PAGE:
Registry at Lincoln Hospital, New York, was established. Miss Adah B. Thomas, Lincoln Hospital, New York, was elected president.
[[symbol]] Colored people in Chicago,Ill., are to have a new Pythian Temple, costing $20,000. 
[[symbol]] The State Board of Health in North Carolina is planning a health campaign among colored people. Rev. James E. Holder, of Kinston, has been selected as an agent for this work. 
[[symbol]] A bill to make lynching and prevention of race emigration a Federal offense is soon to be introduced in congress. It has been brought to Washington by Mayor Curley, of Boston, Mass., and was drawn by William H. Lewis, former Assistant U.S. Attorney-General. 
[[symbol]] Ten thousand people witnessed the laying of the cornerstone of the new $180,000 colored Y.M.C.A. building in St. Louis, Mo. Nearly 4,000 people participated in a street parade led by Grand Marshal William H. Butler and his staff as Brigadier-General of the Uniform Rank of Knights of Pythias as military escort. The collections passed the $25,000 mark. 
[[symbol]] At the recent banker's convention in Atlantic City, John Mitchell, Jr., chairman of the special thrift committee for work among colored people, made a report.
[[symbol]] At the recent conference of the Intercollegiate Socialists at Bellport, L.I., addresses were made by W.E.B. DuBois and James Weldon Johnson. Mr. Johnson spoke on "The Negro in Art and Literature."
[[symbol]] A the National Association of Letter Carriers, which met at Dallas, Tex., the segragation of Negroes in separate locals was advocated. It was opposed by P.M.E. Hill, a Negro delegate from Yazoo, Miss., who was warmly applauded. 
[[symbol]] A National Home for Colored Children has been started at Absecon, N.J. A farm of forty acres is being used. 
[[symbol]] The Home for Aged Colored Women, Pittsburgh, Pa., was founded in 1883. It houses thirty-eight women at an annual expense of about $6,000, of which the state appropriates about one-third. There is also a small endowment. The property is worth $46,000 and is out of debt. Contributions for the support of the home are earnestly solicited. They may be sent to the president, Mr. David S. Richards. 
[[symbol]] The thirty-third annual conference of church workers among colored people was held at the Church of St. Mary the Virgin, Baltimore, Md. The Rev. S.W.Brice was elected president.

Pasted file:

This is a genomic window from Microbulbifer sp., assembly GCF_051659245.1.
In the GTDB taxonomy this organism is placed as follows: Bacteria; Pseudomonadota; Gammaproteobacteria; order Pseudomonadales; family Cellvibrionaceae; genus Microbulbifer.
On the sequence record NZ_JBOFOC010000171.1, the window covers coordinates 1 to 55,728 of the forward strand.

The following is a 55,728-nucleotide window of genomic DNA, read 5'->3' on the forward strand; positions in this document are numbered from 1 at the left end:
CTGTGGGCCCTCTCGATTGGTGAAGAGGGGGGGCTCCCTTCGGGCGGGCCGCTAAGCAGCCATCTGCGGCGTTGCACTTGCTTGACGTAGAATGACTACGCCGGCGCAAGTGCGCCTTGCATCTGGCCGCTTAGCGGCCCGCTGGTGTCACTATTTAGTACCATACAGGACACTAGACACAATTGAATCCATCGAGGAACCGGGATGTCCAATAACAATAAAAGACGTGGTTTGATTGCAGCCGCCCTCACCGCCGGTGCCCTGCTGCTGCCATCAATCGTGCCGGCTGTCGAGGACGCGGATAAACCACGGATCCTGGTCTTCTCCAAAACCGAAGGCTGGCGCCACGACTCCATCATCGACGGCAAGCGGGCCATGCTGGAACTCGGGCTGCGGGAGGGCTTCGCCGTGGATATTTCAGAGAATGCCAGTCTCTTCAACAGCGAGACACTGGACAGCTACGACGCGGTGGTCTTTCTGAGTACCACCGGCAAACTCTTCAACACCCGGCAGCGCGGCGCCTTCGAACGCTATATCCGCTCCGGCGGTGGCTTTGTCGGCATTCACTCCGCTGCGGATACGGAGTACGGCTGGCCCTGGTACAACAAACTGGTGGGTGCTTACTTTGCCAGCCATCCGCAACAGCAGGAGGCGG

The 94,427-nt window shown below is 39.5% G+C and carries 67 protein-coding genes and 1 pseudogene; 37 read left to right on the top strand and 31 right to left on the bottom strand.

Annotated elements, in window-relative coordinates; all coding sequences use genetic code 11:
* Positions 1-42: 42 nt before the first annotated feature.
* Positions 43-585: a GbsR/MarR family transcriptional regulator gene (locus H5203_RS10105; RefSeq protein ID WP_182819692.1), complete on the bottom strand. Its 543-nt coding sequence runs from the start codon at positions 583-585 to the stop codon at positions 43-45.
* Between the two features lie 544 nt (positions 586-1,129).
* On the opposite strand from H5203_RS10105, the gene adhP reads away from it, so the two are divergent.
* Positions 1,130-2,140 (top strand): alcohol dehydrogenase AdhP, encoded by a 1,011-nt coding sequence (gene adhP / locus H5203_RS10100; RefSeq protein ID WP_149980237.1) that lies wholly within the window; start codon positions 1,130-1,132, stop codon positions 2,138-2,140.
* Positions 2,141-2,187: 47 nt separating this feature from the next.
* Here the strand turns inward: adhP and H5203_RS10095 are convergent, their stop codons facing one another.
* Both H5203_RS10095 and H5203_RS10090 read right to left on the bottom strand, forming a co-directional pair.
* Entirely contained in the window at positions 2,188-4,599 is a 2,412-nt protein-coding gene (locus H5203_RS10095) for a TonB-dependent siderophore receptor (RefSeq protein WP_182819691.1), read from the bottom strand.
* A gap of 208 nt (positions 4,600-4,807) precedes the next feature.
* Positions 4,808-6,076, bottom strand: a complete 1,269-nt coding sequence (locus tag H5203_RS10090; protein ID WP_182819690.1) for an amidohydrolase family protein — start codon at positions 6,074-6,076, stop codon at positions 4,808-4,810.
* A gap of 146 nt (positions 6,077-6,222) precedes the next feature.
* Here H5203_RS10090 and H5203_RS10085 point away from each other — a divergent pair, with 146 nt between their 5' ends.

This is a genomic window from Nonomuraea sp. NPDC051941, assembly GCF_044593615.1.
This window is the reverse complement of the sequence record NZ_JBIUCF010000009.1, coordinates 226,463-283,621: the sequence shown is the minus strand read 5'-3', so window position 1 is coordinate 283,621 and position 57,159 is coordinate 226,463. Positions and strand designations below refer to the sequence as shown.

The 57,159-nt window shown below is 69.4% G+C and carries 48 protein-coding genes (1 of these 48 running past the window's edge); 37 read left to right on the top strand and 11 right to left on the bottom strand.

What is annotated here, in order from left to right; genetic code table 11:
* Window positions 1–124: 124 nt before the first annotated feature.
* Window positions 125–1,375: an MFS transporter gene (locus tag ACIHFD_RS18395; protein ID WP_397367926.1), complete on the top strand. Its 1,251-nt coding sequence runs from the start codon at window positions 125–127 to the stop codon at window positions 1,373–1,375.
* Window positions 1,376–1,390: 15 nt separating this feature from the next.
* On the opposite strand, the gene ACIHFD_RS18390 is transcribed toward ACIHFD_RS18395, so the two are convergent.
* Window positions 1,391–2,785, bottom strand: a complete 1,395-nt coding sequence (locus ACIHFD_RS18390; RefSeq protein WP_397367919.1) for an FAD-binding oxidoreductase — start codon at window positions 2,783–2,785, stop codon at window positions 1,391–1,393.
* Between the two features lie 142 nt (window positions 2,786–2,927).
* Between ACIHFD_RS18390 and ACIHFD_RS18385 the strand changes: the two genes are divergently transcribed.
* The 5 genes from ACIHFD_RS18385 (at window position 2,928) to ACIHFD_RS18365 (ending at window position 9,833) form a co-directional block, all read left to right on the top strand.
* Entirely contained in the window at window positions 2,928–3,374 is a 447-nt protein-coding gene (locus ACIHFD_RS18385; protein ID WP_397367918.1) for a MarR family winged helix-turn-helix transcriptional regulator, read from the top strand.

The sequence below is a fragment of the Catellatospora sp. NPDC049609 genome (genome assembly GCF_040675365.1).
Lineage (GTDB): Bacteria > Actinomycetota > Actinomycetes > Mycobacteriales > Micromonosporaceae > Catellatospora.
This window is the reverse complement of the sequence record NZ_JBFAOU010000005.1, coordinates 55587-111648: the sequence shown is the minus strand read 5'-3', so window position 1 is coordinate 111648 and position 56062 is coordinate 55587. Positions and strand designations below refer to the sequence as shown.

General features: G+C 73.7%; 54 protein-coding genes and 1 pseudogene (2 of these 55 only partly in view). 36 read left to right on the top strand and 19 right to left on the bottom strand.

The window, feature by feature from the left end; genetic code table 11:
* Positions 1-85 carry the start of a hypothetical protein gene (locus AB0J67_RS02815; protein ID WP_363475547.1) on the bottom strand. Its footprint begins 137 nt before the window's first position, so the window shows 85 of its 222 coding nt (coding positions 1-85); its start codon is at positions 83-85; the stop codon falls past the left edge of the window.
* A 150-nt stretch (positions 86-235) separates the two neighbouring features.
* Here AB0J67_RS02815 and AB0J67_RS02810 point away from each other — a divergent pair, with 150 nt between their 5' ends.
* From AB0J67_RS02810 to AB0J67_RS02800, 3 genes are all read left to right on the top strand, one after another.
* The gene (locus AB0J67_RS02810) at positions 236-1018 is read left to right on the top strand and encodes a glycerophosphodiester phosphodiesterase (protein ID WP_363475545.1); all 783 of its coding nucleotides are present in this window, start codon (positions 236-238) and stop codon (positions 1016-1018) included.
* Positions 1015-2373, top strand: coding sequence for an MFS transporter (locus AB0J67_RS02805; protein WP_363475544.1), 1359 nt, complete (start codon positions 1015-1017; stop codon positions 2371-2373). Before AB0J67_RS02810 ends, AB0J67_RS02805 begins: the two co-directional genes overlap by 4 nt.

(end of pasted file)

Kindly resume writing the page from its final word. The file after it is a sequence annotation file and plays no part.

[[symbol]] Dr. W.S.Brooks, of Bethel A.M.E. Church, Baltimore, Md., has raised $15,000 to pay off the second mortgage on the church. 
[[symbol]] Charles S. Morris, Jr., has been acting as field agent for the association which is collecting funds for colored French war orphans. Over $1,400 has been raised to date. 
[[symbol]] A colored Country Club, with a membership of over 200, has been formed at Chesire,Conn. It is about twenty-five miles from New Haven. It has tennis courts, golf links, billiard and ball rooms. 
[[symbol]] Miss Mary Pulliam, a Kentucky white woman who has done excellent work at the head of the Red Cross during and since the East St. Louis riots, has been dismissed at the request of the authorities of East St. Louis. 
[[symbol]] The National Board of the Young Women's Christian Association has called to its staff Miss Mary G. Evans as student secretary, Miss Josephine V. Pinyon as war worker and Miss Adela Ruffin and Miss May B. Belcher as field workers. 
[[symbol]] The Silent Parade Committee, of New York City, who organized the march of 10,000 Negroes protesting against the atrocities at East. St. Louis and elsewhere, have voted to merge themselves into the National Association for the Advancement of Colored People as the "New York Branch." 
DR. J.B.SHAW will succeed Dr. A. B. Camphor, who is now a bishop in Africa, as president of Central Alabama College. 
[[symbol]] J.W.E.Bown, Jr. has been elected Dean of Walden University, Nashville, Tenn. 
[[symbol]] An increase of 3,600 colored school children is estimated in Philadelphia, Pa. 
[[symbol]] The New Orleans, La., Board of Public School Directors has changed McDonough number 13, a white school, to McDonough number 35 for colored children. The school will have a high school department. 
[[symbol]] At an educational and missionary convocation held in Tyler, Tex., at Texas Col-